Porn has been around for decades, but with the advent of the Internet, more and more people are regularly consuming pornography.
According to an investigation by Canadian lawmakers, the popular pornography website PornHub receives over 38 billion visits a year, and over 3.2 billion visits each month. Other porn sites are just as popular, such as PornHub competitor XVideos, which has around 3.3 billion visits each month.
Considering how there are only eight billion people in the world, that means the average person visits both of these porn sites around five times every year.
So with porn more popular than ever, a recent study looked at whether anyone ever experienced withdrawal symptoms after abstaining (or trying to abstain) from watching porn for a week.
This comes after many have reported problematic porn usage, as well as addiction-like symptoms.
Do people suffer from withdrawal after abstaining from watching porn?
"Despite these self-reports, researchers still disagree about whether habitual pornography users can develop genuine addictions to pornography and manifest addiction-related symptomatology akin to substance addictions, the researchers wrote in their study, published in the peer-reviewed academic journal Archives of Sex Behavior.
"Some have argued that pornography is inherently addictive due to it being a particularly novel and rewarding stimulus and that symptoms of dysregulated pornography use fit within an addiction framework, sharing similar neurobiological mechanisms with substance addictions and other behavioral addictions, while others hold the view that pornography addiction is not a valid clinical entity and can instead be explained by non-pathological learning."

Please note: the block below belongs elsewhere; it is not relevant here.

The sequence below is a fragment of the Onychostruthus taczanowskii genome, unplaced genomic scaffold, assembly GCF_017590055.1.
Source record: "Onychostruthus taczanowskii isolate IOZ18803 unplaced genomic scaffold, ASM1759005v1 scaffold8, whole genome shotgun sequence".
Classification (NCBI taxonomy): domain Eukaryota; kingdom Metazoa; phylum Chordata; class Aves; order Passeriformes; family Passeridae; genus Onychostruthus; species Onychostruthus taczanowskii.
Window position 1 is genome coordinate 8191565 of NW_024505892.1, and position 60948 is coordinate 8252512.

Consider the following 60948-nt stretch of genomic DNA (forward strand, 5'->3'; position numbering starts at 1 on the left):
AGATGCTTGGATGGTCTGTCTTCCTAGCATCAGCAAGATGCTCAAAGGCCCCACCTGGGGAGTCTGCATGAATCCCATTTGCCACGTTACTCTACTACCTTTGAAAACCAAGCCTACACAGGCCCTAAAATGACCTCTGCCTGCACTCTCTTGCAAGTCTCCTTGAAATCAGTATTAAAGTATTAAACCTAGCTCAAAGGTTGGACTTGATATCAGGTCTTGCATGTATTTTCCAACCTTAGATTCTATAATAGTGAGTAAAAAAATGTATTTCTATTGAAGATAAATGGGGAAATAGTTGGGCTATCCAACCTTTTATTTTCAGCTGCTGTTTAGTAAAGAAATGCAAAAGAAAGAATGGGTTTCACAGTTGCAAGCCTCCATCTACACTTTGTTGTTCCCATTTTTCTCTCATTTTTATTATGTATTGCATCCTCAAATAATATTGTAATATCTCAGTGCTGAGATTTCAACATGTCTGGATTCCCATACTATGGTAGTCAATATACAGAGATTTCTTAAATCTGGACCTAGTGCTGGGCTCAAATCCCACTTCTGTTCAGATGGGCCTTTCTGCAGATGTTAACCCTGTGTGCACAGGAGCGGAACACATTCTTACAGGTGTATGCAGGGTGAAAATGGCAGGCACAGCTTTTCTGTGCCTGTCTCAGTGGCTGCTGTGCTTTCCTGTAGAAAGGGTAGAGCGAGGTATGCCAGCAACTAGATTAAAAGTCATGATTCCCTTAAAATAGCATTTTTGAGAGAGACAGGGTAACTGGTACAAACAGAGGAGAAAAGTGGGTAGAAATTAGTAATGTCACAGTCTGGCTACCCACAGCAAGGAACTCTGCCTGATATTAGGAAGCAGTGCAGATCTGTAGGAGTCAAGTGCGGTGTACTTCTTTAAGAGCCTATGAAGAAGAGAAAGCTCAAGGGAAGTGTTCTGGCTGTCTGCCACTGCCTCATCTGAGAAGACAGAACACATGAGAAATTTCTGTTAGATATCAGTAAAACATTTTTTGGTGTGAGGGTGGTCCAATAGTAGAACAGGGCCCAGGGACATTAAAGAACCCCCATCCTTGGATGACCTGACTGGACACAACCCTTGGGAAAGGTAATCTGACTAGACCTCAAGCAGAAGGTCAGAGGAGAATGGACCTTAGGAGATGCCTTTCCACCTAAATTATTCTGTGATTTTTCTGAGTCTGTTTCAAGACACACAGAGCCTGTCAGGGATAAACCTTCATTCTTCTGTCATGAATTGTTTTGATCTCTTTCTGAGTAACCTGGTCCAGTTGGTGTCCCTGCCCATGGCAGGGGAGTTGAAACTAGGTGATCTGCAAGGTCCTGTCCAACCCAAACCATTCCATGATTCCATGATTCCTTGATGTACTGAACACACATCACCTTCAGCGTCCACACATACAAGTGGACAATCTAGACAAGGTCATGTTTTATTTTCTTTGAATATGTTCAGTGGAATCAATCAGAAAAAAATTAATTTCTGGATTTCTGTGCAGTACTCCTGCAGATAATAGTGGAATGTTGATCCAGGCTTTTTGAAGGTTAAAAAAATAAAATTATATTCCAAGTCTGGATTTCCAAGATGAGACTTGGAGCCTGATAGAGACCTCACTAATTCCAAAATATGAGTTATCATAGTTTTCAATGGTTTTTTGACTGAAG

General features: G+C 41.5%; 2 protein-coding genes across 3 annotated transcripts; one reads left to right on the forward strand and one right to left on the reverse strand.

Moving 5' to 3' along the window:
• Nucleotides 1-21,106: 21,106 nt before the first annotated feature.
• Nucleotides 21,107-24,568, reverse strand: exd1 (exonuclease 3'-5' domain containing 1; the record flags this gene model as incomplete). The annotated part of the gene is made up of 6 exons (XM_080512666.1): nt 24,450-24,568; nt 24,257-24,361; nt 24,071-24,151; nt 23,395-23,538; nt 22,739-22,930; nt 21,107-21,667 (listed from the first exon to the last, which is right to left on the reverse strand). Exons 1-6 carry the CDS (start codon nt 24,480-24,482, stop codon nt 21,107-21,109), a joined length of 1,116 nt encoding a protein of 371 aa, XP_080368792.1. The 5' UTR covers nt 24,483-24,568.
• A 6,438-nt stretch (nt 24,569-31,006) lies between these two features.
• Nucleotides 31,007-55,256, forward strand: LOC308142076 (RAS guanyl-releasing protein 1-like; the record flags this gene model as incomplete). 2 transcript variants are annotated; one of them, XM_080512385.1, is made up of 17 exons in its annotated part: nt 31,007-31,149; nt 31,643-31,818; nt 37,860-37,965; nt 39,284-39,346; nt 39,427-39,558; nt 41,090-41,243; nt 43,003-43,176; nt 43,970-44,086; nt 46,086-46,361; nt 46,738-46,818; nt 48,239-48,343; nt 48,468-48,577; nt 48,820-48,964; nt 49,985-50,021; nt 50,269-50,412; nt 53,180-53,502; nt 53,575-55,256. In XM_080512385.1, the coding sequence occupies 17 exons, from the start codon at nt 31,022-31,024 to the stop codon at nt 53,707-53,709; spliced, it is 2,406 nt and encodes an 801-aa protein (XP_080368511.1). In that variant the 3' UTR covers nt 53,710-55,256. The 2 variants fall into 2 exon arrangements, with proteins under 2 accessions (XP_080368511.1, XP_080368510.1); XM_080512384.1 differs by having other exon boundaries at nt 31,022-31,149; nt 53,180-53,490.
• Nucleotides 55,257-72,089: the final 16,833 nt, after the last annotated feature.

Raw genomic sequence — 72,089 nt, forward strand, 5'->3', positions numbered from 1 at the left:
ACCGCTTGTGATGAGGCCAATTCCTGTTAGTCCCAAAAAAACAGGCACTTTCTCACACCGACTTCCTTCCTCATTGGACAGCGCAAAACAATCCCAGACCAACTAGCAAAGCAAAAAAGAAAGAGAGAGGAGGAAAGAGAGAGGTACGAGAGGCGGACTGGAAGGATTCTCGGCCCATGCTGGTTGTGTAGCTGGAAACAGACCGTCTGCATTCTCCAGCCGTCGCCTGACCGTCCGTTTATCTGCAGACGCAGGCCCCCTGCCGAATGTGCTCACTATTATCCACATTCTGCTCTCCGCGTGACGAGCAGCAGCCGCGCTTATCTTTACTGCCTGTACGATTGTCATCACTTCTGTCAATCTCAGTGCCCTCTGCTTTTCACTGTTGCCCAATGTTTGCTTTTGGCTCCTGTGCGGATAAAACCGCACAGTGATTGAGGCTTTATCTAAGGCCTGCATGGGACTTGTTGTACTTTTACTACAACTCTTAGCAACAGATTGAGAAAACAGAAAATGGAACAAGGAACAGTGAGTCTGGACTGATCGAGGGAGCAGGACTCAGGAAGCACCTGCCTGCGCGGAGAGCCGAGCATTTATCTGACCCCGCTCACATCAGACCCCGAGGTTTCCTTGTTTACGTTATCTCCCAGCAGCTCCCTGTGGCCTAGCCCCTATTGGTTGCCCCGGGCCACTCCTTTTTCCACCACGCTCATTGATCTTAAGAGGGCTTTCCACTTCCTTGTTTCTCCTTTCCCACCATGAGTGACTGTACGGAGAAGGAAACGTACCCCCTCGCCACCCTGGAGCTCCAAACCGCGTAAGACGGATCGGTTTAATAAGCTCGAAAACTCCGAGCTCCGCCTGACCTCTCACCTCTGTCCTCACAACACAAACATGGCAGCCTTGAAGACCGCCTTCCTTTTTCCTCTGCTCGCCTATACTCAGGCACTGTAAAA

The researchers tried to examine the issue by studying any potential withdrawal symptoms, which would show up in cases of drug and alcohol addiction, among people abstaining from porn. To do this, the researchers recruited student volunteers, a majority of whom were women, who had watched porn three or more times in the previous four weeks.
These participants were divided into two groups, a control group who continued to watch porn as they normally would, and an abstinence group who were told to avoid all porn for a week.
"While the majority of participants in the abstinence group (n = 47/86; 54.65%) did not report any pornography use at all during the experimental period, a considerable proportion of participants (n = 39/86; 45.35%) reported using pornography at least once during this period," the researchers wrote in their study. "More specifically, seven participants (8.14%) reported using pornography once, 11 (12.79%) reported using pornography twice, nine reported using pornography three times (10.47%) and 12 (13.95%) reported using pornography four or more times."
Previous studies looked at self-reported data from participants themselves. Unlike those, however, this study didn't notice any difference in addiction symptoms among the participants.
Interestingly, any symptoms of withdrawal only decreased as the study continued. This correlates with a phenomenon known as "downward drift," which has been seen in other addiction studies. This sees participants report fewer and fewer negative symptoms the more they get tested.
There also wasn't any major difference among participants who watched porn more often aside from the cravings. However, while these cravings could be seen as a symptom of withdrawal, it could also just be higher sexual desire levels.
Jerusalem Post Staff contributed to this report.